Holmen is the name given to the row of islands linked by bridges to the east of Copenhagen between Zealand and the northern tip of the island of Amager, most of which are artificial, having been created from the 1680s onwards by sinking the hulks of ships and filling in the areas around them with waste from the city streets.
Holmen was for three centuries the principal base of the Danish navy, which now has only a modest presence in the area, consisting principally of the naval college and facilities for maintaining the Danish royal yacht. The base included a shipyard, where the first vessel was completed in 1692, and the last in 1918. Three further islands were created in the 18th century included one called Arsenaloen on which a naval arsenal was established from 1770. The first steam engine in Denmark was installed at the anchor forge on Gammelholm island in 1790. Early in 1996, after the navy had moved its principal base to Korsor, most of the Holmen area was opened to the public and its subsequent transformation is an outstanding example of how new uses can be found for redundant industrial structures.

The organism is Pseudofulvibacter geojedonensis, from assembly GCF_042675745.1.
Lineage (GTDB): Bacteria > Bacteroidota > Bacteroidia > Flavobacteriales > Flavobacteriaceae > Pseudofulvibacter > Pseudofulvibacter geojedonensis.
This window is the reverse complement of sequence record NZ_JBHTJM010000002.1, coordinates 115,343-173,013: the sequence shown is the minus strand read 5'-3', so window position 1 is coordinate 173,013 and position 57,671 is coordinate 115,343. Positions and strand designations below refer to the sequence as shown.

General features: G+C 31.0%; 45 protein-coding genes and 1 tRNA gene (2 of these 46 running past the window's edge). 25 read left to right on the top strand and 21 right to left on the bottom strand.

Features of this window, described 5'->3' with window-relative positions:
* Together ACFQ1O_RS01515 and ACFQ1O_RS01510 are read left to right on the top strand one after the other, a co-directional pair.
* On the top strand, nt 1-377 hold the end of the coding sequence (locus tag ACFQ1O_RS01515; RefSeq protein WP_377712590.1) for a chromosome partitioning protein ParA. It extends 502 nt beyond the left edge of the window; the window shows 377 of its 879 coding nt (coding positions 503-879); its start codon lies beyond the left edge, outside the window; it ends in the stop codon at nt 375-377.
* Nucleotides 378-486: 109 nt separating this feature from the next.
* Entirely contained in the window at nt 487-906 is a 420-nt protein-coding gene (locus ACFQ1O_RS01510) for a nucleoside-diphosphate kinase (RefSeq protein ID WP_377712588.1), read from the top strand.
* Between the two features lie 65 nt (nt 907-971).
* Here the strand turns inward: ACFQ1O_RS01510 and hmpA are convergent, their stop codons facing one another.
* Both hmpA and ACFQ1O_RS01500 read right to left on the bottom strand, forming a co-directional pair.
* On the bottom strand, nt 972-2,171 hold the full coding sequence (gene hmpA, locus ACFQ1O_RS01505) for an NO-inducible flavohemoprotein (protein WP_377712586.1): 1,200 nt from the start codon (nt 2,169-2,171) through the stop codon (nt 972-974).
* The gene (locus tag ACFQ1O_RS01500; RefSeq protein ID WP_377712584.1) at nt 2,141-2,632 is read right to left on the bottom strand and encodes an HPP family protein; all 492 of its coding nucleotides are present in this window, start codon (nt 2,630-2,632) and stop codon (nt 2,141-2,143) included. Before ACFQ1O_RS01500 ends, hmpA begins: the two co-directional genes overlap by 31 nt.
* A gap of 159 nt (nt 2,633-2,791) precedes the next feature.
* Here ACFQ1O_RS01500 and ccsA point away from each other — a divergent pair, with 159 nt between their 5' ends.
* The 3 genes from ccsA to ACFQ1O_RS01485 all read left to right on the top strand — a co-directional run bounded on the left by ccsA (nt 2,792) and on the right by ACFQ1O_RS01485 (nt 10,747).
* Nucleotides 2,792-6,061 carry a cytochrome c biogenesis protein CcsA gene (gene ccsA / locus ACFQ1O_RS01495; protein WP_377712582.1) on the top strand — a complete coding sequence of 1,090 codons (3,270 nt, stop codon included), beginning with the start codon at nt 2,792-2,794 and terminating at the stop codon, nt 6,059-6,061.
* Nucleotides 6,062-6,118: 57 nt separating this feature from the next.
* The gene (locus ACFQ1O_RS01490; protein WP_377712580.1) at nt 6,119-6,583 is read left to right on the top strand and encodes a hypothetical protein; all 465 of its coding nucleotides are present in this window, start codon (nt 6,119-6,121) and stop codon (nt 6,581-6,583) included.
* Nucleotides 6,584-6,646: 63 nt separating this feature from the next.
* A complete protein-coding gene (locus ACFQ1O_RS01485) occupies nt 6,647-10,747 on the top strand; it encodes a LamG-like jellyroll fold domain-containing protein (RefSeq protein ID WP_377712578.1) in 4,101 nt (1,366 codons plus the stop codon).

The oldest remaining buildings in the area are black powder magazines of 1688 and 1690 that stand on the Carls and Wilhems bastions. Other historic structures of the dockyard that remain include the old mast crane of 1748, a five-storey tower with a Mansard-style attic storey on which is mounted the crane, and a pres-stressed concrete seaplane hangar of 1921 that has been adapted as offices. A series of national academies including those concerned with drama, films and rock music, as well as the Royal Danish Academy School of Architecture, have been established on Frederiksholm island, and the national opera house, designed by Boje Lundgaard and Lene Traneberg stands on Dokoen. Elsewhere there are apartment blocks, offices, shops and galleries.